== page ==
Posted on 04 February, 2015
Architectural integration might not be the first phrase that people think springs to mind at a clockmakers, yet it’s an ever more important consideration at the design and concept stage.
Another one is public realm; providing a legacy piece that people can enjoy for generations, a piece not just telling the time but something that in its own right adds benefit and value to what is being created.
The beauty of an integrated clock is that it is specifically created not only to tell the time but to reflect its surroundings, to provide a central or focal point - something to meet under, talk about, be proud of. Or in one case, shoot past at 100mph.
In a previous RIBA blog post we ask the reader to consider a world without time: how life could function from the very minimal (waking and getting up for work) to the very running of nations; along with the extraordinary concept that someone could look at the stars and sun and tell the time, before creating a physical clock that revolutionised the world.
Continuing to capture that sense of awe remains central to what we do at Smith of Derby, and recent projects have shown how designers and architects have looked at integrating clocks into their projects. That doesn’t necessarily mean contemporary – it can just as effectively be conservation and restoration.
When Bremont, the world famous British watch brand, was named Official Time Partner to Donington Park, Smith of Derby was commissioned to create a large projecting clock to sit over the pit lane, to be seen by millions of race enthusiasts all over the world, and so provide a permanent reminder of its partnership with the race track.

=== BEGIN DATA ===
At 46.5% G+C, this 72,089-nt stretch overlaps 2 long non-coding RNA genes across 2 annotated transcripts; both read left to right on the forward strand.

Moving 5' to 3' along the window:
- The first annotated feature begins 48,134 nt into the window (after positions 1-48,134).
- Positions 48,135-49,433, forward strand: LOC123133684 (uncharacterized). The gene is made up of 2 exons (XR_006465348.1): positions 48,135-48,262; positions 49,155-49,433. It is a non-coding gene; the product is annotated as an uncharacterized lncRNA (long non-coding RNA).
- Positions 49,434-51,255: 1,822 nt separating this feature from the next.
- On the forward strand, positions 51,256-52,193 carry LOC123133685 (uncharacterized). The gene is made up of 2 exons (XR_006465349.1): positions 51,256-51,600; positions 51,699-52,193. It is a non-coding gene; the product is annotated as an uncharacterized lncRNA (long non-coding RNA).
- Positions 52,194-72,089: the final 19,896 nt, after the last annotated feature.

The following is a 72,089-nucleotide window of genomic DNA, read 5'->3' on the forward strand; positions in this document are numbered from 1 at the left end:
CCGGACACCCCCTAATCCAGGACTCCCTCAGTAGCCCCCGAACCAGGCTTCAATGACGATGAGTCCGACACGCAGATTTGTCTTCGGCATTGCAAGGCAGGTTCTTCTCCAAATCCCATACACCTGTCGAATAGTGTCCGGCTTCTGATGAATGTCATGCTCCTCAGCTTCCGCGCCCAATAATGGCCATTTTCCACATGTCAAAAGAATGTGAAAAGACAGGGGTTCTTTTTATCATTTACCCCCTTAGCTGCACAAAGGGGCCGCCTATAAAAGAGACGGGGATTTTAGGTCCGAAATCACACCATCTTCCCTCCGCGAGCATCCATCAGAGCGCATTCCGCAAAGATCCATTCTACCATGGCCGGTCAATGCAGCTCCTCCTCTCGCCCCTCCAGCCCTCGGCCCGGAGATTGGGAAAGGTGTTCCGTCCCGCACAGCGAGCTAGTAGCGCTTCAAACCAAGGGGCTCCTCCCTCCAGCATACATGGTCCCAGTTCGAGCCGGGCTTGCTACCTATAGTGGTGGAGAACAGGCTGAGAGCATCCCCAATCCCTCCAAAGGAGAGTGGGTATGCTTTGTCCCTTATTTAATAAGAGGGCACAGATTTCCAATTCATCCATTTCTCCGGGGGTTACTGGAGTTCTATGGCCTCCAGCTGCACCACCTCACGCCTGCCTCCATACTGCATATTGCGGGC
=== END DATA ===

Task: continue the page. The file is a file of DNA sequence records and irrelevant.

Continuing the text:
Clockmakers created aircraft style fixers around the drum and bezels to reflect Bremont’s aviation DNA, and the support bracket of the clock was designed to emulate the wishbone suspension of formula racing cars, to reflect its location.
Whilst the Bremont clock was a creation from scratch, just as effective is taking an old clock and making it new again. These sorts of jobs are fascinating because the clocks, being part of the local area’s heritage, already have a story to tell yet for various reasons have fallen into a state of disrepair or even, in the case of the iconic clocks on the former Co-op building in Newcastle-Upon-Tyne, a Grade II listed building and one of the city’s most famous landmarks, stolen by scrap metal thieves.
Clockmakers had to intricately create a complete replica, containing the most modern technology, based on old photographs.
Recently, Smith of Derby rebuilt a magnificent projecting clock for the jewellers Chisholm Hunter to mark the opening of their new store in Bromley, Kent.
The clock had stood on the High Street since the 1920s and had become a famous spot for marriage proposals but had been removed by a previous owner, and when Chisholm Hunter bought the shop felt that it was an integral part of the building.
The challenge was to recreate the clock, which was heavily corroded, to its original glory for future generations to enjoy.
Restoration work included stripping and shotblasting the entire frame and caseworks, and replacing the corroded framework and mounting. The clock casing and dials were gilded in 23.5 carat gold leaf, new LED lighting was installed along with a new movement system.
And it is not only clocks that architects require – as part of the redevelopment of Jackson Tower at Brighton College recently, Smith of Derby built a stunning sundial for the south side of the tower, to compliment a new clock it created for the north side.
Architects are thinking more and more about the importance of a central piece to their design, and in particular how time can help convey their vision.
Central to all these jobs is architectural integration; working closely with architects from the outset to put their concept at the heart of the time piece design, so that it lies at the heart of their creation.
For architects, it makes it so much more than just a clock.
Contact us here to hear how a bespoke timepiece can set your next project apart.
To view the full article on RIBA's website, please click here.